It is also possible that residential segregation as measured at the ZIP code level, and the consequences from it, led to long-lasting effects on health that made minority communities particularly vulnerable to COVID-19. Link and Phelan (1995) argue that social factors are a fundamental cause of disease that, because they embody access to important resources, affect multiple disease outcomes through multiple mechanisms, and consequently maintain an association with disease even when intervening mechanisms change. Phelan and Link (2015) argue that racial inequalities in health endure primarily because racism is a fundamental cause of racial differences in socioeconomic status, and in turn socioeconomic status is a fundamental cause of health inequalities. Chetty et al. (2019) find Black Americans have much lower rates of upward mobility and higher rates of downward mobility than Whites, leading to persistent income disparities across generations. The Black-White gap persists even among boys who grow up in the same neighborhood. Logan and Parman (2018) demonstrate that premature mortality among Blacks is rooted in historical segregation. Using person-level data, the authors apply a comprehensive measure of segregation extending the analysis of structural factors in racial health disparities. Wiemers et al. (2020) highlight disparities in potential COVID-19 complications by constructing a vulnerability index from the Panel Study of Income Dynamics, finding that Blacks are drastically more vulnerable than other groups among people aged 45 and older. National estimates find that COVID-19 related hospitalizations among Blacks and Hispanics are more than four times that of Whites (CDC, U. S. 2020b). Price-Haywood et al. (2020) found that more than 70% of patients who were hospitalized or died of COVID-19 were Black, compared to an overall population representation of 31%.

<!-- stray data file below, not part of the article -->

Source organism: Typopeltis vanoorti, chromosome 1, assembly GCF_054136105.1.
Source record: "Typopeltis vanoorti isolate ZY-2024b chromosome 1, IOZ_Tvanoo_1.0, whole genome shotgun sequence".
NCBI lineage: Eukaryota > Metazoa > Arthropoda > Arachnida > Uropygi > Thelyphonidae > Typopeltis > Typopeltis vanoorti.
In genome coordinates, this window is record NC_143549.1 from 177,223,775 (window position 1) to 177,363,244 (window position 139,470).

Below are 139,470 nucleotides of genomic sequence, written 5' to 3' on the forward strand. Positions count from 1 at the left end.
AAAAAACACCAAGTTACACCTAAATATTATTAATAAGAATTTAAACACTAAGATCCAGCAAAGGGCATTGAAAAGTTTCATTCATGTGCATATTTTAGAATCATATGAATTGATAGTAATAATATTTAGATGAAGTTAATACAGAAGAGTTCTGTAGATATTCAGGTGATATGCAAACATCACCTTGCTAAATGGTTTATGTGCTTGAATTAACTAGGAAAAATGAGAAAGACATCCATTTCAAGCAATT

To analyze racial and ethnic disparities, we combine ZIP code level data on COVID-19 outcomes from state and local government websites with data from (1) the 2018 ACS 5-year sample, (2) the 2010 Census, (3) the Opportunity Atlas, (4) SafeGraph mobility data, (5) health professional shortage areas published by the Health Resources & Services Administration, and (6) conditional life expectancy published by the Centers for Disease Control and Prevention.

COVID-19 Data